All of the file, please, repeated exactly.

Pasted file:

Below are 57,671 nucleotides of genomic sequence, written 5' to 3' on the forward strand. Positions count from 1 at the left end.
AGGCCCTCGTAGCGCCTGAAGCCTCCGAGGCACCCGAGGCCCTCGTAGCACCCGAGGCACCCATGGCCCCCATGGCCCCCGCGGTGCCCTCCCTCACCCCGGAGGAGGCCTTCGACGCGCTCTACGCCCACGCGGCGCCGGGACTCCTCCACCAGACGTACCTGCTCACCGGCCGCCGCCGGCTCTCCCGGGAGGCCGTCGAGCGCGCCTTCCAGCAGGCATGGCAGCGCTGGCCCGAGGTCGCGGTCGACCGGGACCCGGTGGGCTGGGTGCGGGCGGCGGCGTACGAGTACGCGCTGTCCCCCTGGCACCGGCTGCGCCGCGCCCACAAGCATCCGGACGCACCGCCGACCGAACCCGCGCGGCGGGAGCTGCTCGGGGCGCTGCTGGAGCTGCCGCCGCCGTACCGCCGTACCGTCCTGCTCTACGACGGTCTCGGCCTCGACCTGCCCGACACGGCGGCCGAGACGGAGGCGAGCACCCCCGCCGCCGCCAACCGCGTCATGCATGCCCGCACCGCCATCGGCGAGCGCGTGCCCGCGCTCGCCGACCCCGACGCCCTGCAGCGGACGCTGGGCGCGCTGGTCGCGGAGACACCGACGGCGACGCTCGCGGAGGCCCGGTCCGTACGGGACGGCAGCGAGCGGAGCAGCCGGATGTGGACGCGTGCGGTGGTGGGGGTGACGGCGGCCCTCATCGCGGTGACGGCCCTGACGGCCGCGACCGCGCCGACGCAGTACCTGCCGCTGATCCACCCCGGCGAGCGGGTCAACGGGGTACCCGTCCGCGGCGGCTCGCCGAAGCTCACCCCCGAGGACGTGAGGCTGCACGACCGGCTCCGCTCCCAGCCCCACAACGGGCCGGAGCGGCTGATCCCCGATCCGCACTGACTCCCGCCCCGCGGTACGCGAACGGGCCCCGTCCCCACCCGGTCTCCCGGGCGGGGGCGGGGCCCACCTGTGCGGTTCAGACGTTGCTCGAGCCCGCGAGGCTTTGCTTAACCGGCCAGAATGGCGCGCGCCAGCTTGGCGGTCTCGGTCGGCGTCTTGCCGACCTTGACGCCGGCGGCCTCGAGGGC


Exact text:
Below are 57,671 nucleotides of genomic sequence, written 5' to 3' on the forward strand. Positions count from 1 at the left end.
AGGCCCTCGTAGCGCCTGAAGCCTCCGAGGCACCCGAGGCCCTCGTAGCACCCGAGGCACCCATGGCCCCCATGGCCCCCGCGGTGCCCTCCCTCACCCCGGAGGAGGCCTTCGACGCGCTCTACGCCCACGCGGCGCCGGGACTCCTCCACCAGACGTACCTGCTCACCGGCCGCCGCCGGCTCTCCCGGGAGGCCGTCGAGCGCGCCTTCCAGCAGGCATGGCAGCGCTGGCCCGAGGTCGCGGTCGACCGGGACCCGGTGGGCTGGGTGCGGGCGGCGGCGTACGAGTACGCGCTGTCCCCCTGGCACCGGCTGCGCCGCGCCCACAAGCATCCGGACGCACCGCCGACCGAACCCGCGCGGCGGGAGCTGCTCGGGGCGCTGCTGGAGCTGCCGCCGCCGTACCGCCGTACCGTCCTGCTCTACGACGGTCTCGGCCTCGACCTGCCCGACACGGCGGCCGAGACGGAGGCGAGCACCCCCGCCGCCGCCAACCGCGTCATGCATGCCCGCACCGCCATCGGCGAGCGCGTGCCCGCGCTCGCCGACCCCGACGCCCTGCAGCGGACGCTGGGCGCGCTGGTCGCGGAGACACCGACGGCGACGCTCGCGGAGGCCCGGTCCGTACGGGACGGCAGCGAGCGGAGCAGCCGGATGTGGACGCGTGCGGTGGTGGGGGTGACGGCGGCCCTCATCGCGGTGACGGCCCTGACGGCCGCGACCGCGCCGACGCAGTACCTGCCGCTGATCCACCCCGGCGAGCGGGTCAACGGGGTACCCGTCCGCGGCGGCTCGCCGAAGCTCACCCCCGAGGACGTGAGGCTGCACGACCGGCTCCGCTCCCAGCCCCACAACGGGCCGGAGCGGCTGATCCCCGATCCGCACTGACTCCCGCCCCGCGGTACGCGAACGGGCCCCGTCCCCACCCGGTCTCCCGGGCGGGGGCGGGGCCCACCTGTGCGGTTCAGACGTTGCTCGAGCCCGCGAGGCTTTGCTTAACCGGCCAGAATGGCGCGCGCCAGCTTGGCGGTCTCGGTCGGCGTCTTGCCGACCTTGACGCCGGCGGCCTCGAGGGC